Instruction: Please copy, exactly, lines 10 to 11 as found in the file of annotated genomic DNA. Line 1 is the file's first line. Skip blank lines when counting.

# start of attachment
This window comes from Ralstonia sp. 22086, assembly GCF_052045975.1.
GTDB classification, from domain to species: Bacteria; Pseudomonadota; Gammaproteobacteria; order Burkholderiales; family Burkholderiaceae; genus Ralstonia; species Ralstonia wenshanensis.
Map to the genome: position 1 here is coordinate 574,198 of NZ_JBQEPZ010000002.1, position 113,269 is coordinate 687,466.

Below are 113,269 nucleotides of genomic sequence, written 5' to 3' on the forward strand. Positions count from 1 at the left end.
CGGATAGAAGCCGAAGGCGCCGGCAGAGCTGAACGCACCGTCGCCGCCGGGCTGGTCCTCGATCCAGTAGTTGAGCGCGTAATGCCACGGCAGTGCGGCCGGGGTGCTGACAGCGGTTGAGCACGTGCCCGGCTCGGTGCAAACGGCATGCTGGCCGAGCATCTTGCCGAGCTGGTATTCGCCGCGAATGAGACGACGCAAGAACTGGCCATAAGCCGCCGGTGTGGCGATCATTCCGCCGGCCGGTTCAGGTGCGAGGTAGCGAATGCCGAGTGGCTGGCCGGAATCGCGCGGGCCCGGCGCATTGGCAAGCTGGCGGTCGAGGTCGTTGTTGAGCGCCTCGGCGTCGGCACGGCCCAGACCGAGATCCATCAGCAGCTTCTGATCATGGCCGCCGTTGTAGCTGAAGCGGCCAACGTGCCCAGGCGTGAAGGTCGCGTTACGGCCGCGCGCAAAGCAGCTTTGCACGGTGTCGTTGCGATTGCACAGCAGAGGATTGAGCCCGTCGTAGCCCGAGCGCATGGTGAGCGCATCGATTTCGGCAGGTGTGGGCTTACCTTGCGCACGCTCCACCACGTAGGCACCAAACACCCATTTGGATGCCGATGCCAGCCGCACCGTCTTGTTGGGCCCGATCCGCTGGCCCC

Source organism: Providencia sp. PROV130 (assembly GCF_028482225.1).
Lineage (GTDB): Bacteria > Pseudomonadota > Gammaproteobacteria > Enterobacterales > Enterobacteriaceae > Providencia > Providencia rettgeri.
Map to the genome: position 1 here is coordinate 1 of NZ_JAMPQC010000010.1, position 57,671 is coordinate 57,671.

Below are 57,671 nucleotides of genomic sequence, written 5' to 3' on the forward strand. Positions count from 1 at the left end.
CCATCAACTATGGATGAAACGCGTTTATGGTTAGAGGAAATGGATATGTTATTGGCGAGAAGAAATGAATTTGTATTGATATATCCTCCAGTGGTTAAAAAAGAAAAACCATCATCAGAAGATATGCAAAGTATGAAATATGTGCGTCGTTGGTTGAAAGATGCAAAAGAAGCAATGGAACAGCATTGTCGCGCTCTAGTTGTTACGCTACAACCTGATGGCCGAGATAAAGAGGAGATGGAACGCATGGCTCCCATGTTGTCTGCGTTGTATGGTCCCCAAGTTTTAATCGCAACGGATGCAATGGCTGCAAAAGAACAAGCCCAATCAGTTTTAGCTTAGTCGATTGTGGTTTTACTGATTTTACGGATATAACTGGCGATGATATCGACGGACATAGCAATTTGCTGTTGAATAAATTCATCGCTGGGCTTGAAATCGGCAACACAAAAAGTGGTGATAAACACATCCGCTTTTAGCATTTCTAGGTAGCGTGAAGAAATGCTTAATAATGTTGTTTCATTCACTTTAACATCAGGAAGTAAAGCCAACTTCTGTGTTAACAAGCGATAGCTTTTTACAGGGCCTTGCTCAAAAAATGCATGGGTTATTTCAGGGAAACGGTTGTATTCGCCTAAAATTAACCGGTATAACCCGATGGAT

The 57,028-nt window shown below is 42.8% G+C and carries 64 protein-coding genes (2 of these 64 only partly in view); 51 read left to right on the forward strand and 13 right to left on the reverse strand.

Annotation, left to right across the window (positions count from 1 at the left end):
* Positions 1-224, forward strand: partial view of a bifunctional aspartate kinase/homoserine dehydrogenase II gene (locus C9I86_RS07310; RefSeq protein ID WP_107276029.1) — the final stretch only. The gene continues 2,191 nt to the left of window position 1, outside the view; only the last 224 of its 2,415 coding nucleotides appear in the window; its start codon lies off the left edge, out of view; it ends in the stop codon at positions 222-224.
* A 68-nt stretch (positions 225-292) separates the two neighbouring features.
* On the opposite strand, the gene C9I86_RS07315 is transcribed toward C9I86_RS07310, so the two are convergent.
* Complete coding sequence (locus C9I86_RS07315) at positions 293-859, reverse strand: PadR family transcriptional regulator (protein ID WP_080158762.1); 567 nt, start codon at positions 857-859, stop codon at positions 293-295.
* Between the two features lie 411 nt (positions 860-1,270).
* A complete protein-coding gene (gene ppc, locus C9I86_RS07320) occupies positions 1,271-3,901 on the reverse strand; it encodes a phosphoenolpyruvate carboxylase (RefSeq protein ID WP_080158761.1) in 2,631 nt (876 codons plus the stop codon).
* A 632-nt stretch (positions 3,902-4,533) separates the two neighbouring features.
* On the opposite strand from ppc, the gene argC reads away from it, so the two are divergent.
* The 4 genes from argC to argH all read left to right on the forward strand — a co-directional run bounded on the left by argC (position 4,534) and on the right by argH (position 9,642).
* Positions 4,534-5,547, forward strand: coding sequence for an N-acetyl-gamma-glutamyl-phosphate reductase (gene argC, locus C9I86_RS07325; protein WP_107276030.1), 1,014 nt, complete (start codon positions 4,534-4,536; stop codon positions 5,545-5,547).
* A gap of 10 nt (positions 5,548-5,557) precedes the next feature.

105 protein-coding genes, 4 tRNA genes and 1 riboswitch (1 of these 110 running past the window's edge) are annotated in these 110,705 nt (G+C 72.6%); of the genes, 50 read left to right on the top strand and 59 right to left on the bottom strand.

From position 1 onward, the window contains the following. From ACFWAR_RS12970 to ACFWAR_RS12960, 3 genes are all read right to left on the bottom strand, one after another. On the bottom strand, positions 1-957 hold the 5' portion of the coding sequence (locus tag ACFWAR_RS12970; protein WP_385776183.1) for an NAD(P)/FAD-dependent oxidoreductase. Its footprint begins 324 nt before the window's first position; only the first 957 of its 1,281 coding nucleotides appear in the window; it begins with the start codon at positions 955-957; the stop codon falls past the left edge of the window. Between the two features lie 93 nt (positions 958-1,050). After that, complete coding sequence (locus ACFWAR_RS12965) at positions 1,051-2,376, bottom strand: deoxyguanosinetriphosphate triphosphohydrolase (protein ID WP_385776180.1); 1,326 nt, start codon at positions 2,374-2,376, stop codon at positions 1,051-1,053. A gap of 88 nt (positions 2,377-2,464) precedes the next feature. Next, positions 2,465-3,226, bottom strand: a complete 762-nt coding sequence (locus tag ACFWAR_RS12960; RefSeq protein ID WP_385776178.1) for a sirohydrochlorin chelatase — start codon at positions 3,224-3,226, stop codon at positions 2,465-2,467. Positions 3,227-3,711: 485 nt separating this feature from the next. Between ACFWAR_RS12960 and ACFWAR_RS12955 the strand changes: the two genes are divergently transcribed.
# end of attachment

CCATCAACTATGGATGAAACGCGTTTATGGTTAGAGGAAATGGATATGTTATTGGCGAGAAGAAATGAATTTGTATTGATATATCCTCCAGTGGTTAAAAAAGAAAAACCATCATCAGAAGATATGCAAAGTATGAAATATGTGCGTCGTTGGTTGAAAGATGCAAAAGAAGCAATGGAACAGCATTGTCGCGCTCTAGTTGTTACGCTACAACCTGATGGCCGAGATAAAGAGGAGATGGAACGCATGGCTCCCATGTTGTCTGCGTTGTATGGTCCCCAAGTTTTAATCGCAACGGATGCAATGGCTGCAAAAGAACAAGCCCAATCAGTTTTAGCTTAGTCGATTGTGGTTTTACTGATTTTACGGATATAACTGGCGATGATATCGACGGACATAGCAATTTGCTGTTGAATAAATTCATCGCTGGGCTTGAAATCGGCAACACAAAAAGTGGTGATAAACACATCCGCTTTTAGCATTTCTAGGTAGCGTGAAGAAATGCTTAATAATGTTGTTTCATTCACTTTAACATCAGGAAGTAAAGCCAACTTCTGTGTTAACAAGCGATAGCTTTTTACAGGGCCTTGCTCAAAAAATGCATGGGTTATTTCAGGGAAACGGTTGTATTCGCCTAAAATTAACCGGTATAACCCGATGGAT

The 57,028-nt window shown below is 42.8% G+C and carries 64 protein-coding genes (2 of these 64 only partly in view); 51 read left to right on the forward strand and 13 right to left on the reverse strand.